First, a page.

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Preparing For Your Interview

Alchemy Can Help!

Alchemy has been successfully placing candidates into exciting new positions for over twenty-five years. Our Consultants are industry experts and will be happy to provide you with interview coaching services at all levels. 

For specific coaching on your upcoming interview please contact your Consultant; however as a starting point we have put together this help sheet to offer you some initial, helpful tips and techniques... 


  • You have been selected for interview - well done you! Give yourself the best chance of success by ensuring you have prepared properly in advance. 
  • Equipping yourself with the right knowledge and preparation will help you to feel confident, reducing those job-interview-jitters!

Do your research!

  • Get online and research the company you are interviewing with - there is nothing worse than interviewing somebody who has no idea about the company or position they have applied for...
  • Show the interviewer that you have done your homework!

Top tip! A common interview question is 'What do you know about our organisation?' Make sure you prepare a properly considered response in advance. 

Areas to research

  • History (how old is the company? How has the company grown and developed?)
  • Locations (where is the company HQ based? Are there multiple sites?) 
  • Services/products (what does the company offer its client base?)
  • Size (how big is the company? How many people?)
  • Business objectives (how does the company add value to its clients and make a profit?)

Top tip! Spend a few minutes memorising the company's mission statement, goals or objectives which for larger companies, are often listed on the company website. 

Check out LinkedIn

  • LinkedIn is the world's largest professional network. Visit: www.linkedin.com
  • If you know the name of the person conducting your interview, why not check out their LinkedIn profile?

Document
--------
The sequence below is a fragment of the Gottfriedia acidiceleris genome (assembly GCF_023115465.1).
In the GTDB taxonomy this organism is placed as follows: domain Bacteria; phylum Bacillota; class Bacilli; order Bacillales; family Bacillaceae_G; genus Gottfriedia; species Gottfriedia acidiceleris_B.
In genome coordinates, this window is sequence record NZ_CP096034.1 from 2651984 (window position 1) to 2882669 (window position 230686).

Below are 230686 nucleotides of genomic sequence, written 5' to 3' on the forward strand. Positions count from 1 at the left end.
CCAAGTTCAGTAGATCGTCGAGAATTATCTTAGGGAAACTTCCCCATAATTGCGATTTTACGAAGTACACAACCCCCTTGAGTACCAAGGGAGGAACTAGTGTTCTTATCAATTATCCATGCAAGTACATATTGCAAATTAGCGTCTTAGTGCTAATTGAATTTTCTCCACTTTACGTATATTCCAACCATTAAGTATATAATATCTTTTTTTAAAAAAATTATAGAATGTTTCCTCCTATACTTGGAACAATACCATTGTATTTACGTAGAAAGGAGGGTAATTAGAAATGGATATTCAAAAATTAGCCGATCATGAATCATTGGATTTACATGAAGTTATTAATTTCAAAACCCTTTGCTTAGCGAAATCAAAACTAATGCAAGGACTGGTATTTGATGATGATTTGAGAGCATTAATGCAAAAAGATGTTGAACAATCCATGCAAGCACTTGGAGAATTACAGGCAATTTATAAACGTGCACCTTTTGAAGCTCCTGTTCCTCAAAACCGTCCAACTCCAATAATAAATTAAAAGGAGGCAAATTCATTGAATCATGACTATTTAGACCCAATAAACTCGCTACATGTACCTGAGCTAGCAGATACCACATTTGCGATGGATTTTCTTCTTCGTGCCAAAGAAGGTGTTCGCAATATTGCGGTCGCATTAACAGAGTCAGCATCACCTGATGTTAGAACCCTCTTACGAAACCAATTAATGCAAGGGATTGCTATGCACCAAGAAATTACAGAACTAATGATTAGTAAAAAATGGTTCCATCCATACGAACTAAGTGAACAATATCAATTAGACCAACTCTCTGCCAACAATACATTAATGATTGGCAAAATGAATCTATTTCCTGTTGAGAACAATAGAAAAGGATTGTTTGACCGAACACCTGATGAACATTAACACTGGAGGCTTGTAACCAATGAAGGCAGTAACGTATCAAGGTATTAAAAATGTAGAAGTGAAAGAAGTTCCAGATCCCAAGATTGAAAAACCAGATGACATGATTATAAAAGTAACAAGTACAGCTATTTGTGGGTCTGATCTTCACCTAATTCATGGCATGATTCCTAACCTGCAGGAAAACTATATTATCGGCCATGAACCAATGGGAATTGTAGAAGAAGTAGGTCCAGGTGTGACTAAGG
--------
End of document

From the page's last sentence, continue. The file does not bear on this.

• Looking at the interviewer's LinkedIn profile will give you an indication of their background and knowledge. 
  • Perhaps you will find something in common with the interviewer? For example, shared or similar education or experience.
  • The company's LinkedIn profile could also be a great source of information for your preparatory research. 

Dress code 

  • Never underestimate the importance of making a good first impression - dressing appropriately and appearing clean and well-groomed is essential for any interview!
  • When choosing what to wear to an interview it is vital to consider the company you are interviewing with. 
  • Many corporate offices will prefer their colleagues to wear traditionally smart business attire. Therefore if interviewing in a corporate office you should choose a corporate/conservative look; this might include tailoring (suits, blouses, shirts and ties) with smart leather shoes and a briefcase. 
  • If the company interviewing you is more creative or physical, you may be able to wear something a little more 'smart-casual' (such as a shirt with pullover jumper, smart black jeans and more casual footwear). 
  • Whatever you choose to wear to an interview, ensure it is clean, ironed and in good condition. Turning up to an interview in scruffy or dirty clothing is never acceptable. 
  • Consider your personal grooming, do you look clean and tidy? Visit the hairdressers, have a shave or apply subtle makeup - feeling good about your appearance will help you to feel confident during interview!
  • If you are feeling unsure about what to wear to your interview, simply contact the recruiter to ask. 

Top tip! If you aren't sure what to wear, remember that it is always better to look too smart than too casual (choose a conservative look and wear tailoring)! This way you will show that you have made the effort to look professional. 

Don't be late!

  • Be punctual, always arrive slightly early for an interview (arriving 10 minutes early is ideal).
  • Don't be surprised if the interviewer keeps you waiting for a while - this is a common interview tactic. 
  • Being late for an interview is not excusable. To avoid this, research the journey to the interview location in advance, allowing yourself extra time for traffic or any delays. Consider where you will park!

Top tip! If you do encounter a genuine issue which may cause you to be late, alert your recruitment agency or the company that you are interviewing with as soon as possible, as matter of courtesy. They may be able to reschedule the interview if necessary. 

Bring a positive attitude 

  • Ensure you present your personality and skill set in a warm and friendly yet professional manner. 
  • Always smile and shake the interviewer's hand firmly and introduce yourself at the start of the interview. 
  • Wait to be offered a seat before sitting down in the interview room. 
  • Ensure your body language comes across as interested and alert; sit upright with good posture, look the interviewer in the eye and allow the interviewer to finish their questions before you speak.